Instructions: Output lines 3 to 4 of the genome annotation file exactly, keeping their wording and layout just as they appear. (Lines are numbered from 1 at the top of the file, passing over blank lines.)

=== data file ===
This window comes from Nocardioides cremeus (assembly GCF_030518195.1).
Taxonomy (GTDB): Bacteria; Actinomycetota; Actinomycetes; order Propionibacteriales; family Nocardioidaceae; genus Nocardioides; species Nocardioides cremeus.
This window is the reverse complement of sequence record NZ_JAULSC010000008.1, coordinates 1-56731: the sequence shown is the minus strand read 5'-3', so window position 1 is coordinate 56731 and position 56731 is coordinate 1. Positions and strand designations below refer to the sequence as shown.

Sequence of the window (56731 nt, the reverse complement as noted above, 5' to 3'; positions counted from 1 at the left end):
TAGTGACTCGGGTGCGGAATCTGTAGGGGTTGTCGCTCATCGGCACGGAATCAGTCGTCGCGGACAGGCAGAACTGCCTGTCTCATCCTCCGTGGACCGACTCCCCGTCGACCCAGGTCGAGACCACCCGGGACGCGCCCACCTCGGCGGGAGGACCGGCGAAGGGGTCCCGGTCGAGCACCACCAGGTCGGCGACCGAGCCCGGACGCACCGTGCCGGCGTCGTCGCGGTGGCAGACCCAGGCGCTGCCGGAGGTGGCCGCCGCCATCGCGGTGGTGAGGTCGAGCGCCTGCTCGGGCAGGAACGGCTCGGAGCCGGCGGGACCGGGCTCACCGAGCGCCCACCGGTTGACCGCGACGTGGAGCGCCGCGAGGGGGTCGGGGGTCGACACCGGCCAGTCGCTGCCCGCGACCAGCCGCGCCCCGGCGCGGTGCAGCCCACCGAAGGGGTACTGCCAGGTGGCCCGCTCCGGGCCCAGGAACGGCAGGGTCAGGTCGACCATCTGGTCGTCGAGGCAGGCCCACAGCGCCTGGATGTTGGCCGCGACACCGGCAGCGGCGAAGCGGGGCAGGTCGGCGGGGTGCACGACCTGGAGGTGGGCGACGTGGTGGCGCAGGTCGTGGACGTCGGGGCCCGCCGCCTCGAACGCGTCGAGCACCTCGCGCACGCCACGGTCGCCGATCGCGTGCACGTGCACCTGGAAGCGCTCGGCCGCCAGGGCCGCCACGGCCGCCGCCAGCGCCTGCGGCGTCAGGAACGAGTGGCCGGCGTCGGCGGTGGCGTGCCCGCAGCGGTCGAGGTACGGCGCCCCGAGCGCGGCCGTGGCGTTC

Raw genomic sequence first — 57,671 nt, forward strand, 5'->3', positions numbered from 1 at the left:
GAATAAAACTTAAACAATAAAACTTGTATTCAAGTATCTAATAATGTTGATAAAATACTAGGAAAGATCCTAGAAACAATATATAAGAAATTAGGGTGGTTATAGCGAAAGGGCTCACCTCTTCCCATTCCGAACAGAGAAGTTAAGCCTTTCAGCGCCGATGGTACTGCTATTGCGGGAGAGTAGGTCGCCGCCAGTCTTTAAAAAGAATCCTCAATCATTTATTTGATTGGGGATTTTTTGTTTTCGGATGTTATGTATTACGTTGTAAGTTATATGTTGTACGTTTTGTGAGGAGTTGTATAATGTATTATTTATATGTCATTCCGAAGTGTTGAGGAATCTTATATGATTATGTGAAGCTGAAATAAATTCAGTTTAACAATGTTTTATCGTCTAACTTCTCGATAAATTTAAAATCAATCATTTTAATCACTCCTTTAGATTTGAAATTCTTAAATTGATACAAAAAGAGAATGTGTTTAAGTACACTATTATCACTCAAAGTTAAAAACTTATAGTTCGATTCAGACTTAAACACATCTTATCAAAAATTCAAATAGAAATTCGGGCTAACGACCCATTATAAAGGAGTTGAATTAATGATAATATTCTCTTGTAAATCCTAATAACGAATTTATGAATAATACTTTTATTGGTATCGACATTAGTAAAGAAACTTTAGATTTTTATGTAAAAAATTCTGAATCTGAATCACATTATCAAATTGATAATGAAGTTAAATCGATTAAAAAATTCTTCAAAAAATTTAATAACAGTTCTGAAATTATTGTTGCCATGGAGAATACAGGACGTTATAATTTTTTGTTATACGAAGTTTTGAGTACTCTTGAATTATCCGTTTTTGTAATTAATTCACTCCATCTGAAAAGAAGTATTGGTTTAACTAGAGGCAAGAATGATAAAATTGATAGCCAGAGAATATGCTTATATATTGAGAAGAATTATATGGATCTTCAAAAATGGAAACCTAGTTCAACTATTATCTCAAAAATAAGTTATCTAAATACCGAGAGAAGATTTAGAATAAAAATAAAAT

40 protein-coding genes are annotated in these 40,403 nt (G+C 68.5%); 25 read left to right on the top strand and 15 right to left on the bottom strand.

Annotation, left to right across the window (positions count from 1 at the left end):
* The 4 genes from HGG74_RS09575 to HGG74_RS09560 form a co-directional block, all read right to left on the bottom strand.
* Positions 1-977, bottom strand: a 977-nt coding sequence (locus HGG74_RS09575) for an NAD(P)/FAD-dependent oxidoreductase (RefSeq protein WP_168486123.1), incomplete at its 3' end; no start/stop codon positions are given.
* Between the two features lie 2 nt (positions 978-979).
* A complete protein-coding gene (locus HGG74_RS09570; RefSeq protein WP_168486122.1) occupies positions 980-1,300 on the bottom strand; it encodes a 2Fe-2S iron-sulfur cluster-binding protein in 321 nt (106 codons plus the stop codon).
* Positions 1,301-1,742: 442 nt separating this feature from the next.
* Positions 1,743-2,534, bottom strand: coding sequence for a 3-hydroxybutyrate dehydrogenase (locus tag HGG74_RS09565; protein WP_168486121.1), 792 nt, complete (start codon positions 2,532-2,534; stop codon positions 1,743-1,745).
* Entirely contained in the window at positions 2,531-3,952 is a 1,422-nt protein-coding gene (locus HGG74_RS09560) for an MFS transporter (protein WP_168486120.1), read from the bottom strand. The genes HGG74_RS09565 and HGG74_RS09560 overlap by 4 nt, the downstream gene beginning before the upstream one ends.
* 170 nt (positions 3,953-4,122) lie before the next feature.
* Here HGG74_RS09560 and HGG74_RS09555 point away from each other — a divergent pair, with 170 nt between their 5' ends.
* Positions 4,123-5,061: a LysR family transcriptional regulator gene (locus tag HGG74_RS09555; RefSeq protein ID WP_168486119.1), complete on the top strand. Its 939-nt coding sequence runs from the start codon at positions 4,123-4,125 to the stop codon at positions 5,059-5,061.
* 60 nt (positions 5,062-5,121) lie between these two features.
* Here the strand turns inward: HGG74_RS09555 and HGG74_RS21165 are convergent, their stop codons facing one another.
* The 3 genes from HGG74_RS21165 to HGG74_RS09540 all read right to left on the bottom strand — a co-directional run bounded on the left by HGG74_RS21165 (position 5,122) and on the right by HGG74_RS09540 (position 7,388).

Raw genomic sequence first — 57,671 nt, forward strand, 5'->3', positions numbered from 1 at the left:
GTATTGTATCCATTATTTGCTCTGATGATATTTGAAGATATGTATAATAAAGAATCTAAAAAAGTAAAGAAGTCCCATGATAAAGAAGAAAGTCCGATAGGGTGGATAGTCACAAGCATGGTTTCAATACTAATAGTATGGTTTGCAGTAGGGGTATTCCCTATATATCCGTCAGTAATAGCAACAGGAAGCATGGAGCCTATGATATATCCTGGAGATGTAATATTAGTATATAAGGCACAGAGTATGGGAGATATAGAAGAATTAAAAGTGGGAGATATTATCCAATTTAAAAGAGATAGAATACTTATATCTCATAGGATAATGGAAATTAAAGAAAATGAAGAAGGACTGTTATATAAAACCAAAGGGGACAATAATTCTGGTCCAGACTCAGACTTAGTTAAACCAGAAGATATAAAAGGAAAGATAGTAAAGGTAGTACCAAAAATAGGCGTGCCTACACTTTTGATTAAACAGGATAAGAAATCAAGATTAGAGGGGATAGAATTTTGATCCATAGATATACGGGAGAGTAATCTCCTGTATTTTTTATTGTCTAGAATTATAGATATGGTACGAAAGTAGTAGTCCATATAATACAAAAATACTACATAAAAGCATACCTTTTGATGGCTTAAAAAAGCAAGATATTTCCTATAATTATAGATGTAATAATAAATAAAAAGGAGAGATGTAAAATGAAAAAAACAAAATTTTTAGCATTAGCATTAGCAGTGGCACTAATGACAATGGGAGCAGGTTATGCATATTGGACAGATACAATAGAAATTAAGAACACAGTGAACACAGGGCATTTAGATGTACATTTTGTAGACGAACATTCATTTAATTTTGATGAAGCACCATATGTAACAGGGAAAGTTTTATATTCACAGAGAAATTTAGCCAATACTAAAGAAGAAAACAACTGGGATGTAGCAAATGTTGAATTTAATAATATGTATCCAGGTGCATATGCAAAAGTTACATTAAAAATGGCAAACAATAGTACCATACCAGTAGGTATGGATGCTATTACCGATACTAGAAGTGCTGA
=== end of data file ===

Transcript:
This window is the reverse complement of sequence record NZ_JAULSC010000008.1, coordinates 1-56731: the sequence shown is the minus strand read 5'-3', so window position 1 is coordinate 56731 and position 56731 is coordinate 1. Positions and strand designations below refer to the sequence as shown.

Sequence of the window (56731 nt, the reverse complement as noted above, 5' to 3'; positions counted from 1 at the left end):